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Terrorism : How the world can respond

One of the most troubling things in our world today is the rise of terrorism, and it’s getting worse, not better. In general, the world’s approach to terrorists is to hate and despise them and vow to catch them and wipe them out. Unfortunately, this is the way to increase terrorism, not decrease it. This has been well known by many leaders of our societies over time, including Martin Luther King Jnr. who said “Hate cannot drive out hate: only love can do that.”

I’m not advocating that we love the terrorists who murder and injure our friends (at least not like you think) but I do have a strategy for how our world can respond to terrorism.

terrorism

Terrorism

The terrorists who are performing these atrocious acts are people, just like you and me in all ways that matter, however their thoughts are different to ours. They think, and truly believe, that we are bad and that they are doing the right thing. We think they are bad and that we are doing the right thing. Hence we get a terrible tension between the two groups.

Normally, if you look behind the rhetoric of the terrorists and honestly consider why they feel like harming us, you’ll see some glimmers of reasons why they are so upset. Somewhere in the past, we have done something that has been hurtful or disrespectful to them. Often, we’re still doing some of these things. When something like this is brought to our attention we often say and think “ok, that wasn’t good but it’s not such a major thing, why can’t they just forget about it now?”. I’m sure this sort of thing happens on both sides.

We have been somewhat indifferent (see The Silent Power of Indifference) to these background issues for many decades and the animosity has grown to a dangerous level. That is what we see today emerging as terrorist attacks and this is why we must talk about this.

Attacks against countries, religions and ethnic groups

These days we see terror attacks against a wide range of countries, religions and ethnic groups. There’s a lot of unhappiness in the world. Whenever a terrorist attack happens in a certain country, that country seems to take it as a personal issue and vows that they will seek revenge. Oh dear. Wasn’t anybody listening to Martin Luther King Jnr. and others? Once we get into a “you kill me, I’ll kill you” argument, we are all basically lost.

As I discussed in my post “We are not so different“, it’s really silly to hold onto differences between ourselves, differences like countries. We really are very similar. All of us. Every human in the world is very closely related to all other humans and nature. When we react as a single country, a single religion or a single ethnic group, we belittle ourselves and show our weakness.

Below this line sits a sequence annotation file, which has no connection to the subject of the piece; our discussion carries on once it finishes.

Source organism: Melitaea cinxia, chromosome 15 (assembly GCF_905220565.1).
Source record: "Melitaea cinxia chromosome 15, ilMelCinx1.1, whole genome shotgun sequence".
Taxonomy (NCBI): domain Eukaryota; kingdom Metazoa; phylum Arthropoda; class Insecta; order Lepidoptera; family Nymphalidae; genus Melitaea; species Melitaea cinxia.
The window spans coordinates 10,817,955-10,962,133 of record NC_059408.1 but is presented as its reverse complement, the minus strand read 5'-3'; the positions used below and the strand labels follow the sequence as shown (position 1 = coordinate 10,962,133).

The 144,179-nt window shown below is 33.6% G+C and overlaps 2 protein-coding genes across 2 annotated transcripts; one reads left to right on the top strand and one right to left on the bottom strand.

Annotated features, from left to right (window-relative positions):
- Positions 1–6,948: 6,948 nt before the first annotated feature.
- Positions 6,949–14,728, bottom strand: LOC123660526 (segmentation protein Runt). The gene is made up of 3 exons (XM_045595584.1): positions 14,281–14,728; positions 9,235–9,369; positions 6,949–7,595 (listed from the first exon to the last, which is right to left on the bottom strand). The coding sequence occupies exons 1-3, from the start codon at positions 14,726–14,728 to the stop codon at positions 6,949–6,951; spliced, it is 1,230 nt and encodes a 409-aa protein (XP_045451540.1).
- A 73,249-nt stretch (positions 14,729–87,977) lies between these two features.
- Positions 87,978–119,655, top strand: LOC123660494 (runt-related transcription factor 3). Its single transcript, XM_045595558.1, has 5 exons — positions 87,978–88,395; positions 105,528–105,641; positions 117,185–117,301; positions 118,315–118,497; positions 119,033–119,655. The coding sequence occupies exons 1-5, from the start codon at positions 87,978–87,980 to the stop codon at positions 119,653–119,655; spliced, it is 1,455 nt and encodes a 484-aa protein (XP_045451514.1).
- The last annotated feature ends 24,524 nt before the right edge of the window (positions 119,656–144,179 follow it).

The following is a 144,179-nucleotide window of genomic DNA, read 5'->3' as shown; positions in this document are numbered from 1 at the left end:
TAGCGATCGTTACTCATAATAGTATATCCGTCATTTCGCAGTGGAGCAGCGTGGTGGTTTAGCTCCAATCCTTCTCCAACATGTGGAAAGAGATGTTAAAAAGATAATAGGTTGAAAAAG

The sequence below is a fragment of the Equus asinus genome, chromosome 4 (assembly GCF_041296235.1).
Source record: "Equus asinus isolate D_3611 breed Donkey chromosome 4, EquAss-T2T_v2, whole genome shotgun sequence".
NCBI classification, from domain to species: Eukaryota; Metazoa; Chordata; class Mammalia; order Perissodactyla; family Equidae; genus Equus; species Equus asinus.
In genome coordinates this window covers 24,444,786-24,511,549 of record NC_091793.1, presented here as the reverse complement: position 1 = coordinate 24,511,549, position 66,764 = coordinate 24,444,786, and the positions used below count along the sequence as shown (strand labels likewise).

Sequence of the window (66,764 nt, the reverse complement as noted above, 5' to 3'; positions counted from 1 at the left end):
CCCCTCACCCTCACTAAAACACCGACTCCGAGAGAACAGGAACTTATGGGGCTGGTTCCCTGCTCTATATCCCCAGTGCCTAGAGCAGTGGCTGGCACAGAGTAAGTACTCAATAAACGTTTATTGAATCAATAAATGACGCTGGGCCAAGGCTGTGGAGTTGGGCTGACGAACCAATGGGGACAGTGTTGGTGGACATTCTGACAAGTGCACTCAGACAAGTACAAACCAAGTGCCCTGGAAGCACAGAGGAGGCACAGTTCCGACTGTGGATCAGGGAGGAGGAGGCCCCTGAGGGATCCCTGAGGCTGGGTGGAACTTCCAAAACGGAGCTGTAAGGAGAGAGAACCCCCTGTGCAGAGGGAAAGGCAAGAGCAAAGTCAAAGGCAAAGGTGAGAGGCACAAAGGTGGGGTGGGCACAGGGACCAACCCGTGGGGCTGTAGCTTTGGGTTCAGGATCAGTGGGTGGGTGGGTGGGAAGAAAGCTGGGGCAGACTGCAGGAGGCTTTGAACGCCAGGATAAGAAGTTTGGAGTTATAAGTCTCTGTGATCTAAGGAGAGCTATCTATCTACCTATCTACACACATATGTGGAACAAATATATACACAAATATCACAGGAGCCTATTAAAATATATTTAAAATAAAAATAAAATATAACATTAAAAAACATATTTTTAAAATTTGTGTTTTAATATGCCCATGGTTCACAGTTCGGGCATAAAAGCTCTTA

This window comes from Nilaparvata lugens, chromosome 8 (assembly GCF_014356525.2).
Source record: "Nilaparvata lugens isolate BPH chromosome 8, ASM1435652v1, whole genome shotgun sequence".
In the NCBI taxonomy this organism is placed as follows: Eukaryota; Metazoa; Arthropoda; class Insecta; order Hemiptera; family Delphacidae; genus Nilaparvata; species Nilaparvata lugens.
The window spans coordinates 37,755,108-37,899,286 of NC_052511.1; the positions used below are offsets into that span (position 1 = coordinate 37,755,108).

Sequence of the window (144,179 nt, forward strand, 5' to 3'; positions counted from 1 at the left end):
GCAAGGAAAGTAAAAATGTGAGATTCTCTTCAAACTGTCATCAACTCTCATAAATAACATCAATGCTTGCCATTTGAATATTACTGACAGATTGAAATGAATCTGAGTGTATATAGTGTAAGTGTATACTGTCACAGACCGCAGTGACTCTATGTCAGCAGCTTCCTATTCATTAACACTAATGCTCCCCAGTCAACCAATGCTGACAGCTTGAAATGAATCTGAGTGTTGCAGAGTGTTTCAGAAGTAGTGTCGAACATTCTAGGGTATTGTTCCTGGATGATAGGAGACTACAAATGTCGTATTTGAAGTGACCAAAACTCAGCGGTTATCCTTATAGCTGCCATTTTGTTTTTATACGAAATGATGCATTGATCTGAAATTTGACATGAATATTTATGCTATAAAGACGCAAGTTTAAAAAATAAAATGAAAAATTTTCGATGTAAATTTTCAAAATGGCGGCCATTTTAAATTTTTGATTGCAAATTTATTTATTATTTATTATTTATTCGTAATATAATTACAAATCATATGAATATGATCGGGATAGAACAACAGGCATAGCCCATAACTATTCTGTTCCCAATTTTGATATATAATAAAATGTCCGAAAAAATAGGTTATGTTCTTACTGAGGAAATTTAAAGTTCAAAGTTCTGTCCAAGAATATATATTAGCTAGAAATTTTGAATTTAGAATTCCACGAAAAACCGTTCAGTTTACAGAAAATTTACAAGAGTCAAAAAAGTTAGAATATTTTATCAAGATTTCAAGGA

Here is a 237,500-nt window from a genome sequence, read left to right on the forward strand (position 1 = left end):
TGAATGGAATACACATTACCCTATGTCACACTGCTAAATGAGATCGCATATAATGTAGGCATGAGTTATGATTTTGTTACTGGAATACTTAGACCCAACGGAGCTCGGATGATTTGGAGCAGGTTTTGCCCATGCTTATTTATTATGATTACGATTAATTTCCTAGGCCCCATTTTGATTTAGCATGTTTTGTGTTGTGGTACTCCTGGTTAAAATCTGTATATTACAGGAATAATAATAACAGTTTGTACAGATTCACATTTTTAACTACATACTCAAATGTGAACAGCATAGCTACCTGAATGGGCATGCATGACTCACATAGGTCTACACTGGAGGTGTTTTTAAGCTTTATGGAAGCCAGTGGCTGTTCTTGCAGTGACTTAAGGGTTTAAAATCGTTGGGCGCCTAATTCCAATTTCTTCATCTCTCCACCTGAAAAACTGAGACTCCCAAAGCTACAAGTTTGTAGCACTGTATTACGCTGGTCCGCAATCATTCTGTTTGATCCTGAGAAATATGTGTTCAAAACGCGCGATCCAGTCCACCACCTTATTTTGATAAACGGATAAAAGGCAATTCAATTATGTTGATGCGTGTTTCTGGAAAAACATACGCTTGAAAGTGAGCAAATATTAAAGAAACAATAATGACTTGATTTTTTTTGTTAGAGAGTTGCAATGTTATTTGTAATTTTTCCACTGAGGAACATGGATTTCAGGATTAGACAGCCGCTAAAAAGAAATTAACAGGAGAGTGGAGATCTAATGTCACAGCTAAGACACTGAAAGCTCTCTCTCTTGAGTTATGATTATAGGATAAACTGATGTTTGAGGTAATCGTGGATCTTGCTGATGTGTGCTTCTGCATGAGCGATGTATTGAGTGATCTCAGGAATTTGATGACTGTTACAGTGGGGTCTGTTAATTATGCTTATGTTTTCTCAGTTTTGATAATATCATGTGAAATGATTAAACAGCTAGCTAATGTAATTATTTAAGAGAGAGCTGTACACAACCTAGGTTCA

It’s important that we stand together to fight terrorism, but to do that we’ll have to put our “differences” behind us, quite literally.

Joining as one

terrorismIf it’s true (surely it is) that the number of people in the world with serious terrorism objectives is very small compared to those who don’t, then the most powerful thing that can be done would be for the overwhelming majority to band together and denounce terrorism. Imagine this, all countries, all religions, all ethic groups coming together as one to denounce terrorism. That would have a hugely powerful effect on the world.

The world has formed coalitions to fight against ISIS, but we’ve formed many of them, which just shows how deeply divided we think we are. In this report from the Stockholm International Peace Research Institute we see that, in January 2016,  there were “over 60 countries in a United States-led coalition, 34 in a newly announced Saudi-led coalition and 4 in the Russian-led coalition”. In this wikipedia page, they talk about a French led coalition as well.

What does this say to world (and to ISIS) if we have multiple coalitions against a common enemy? Clearly it’s a sign that we have some level of hatred for each other. Even when faced with a problem like the terrorism of ISIS, we can’t bear to fight alongside some of our fellow human beings.

The most powerful way to fight ISIS is by talking, but talking with a common voice. If the whole world could get together and send the same message to ISIS, then they will know that they are fighting the whole world. ISIS will know that it cannot split us apart and distract us. They’ll know that there goal will be unachievable. As long as everyone stands together, ISIS cannot succeed.

Standing as one includes countries like Iraq and Syria from where ISIS appears to have originated. It includes Islam and all religions. It includes all ethic groups, including the ethic groups of many of the ISIS members. Standing as one in such a way and staying strong, will ensure that terrorism is eliminated.

After joining seamlessly together on this issue and speaking out against ISIS and terrorism with one voice, we must be prepared to keep peace with force. Unfortunately, our world sometimes only responds to force. It doesn’t have to be this way but it is right now.

What now, can we do it?

terrorismNow comes the interesting bit.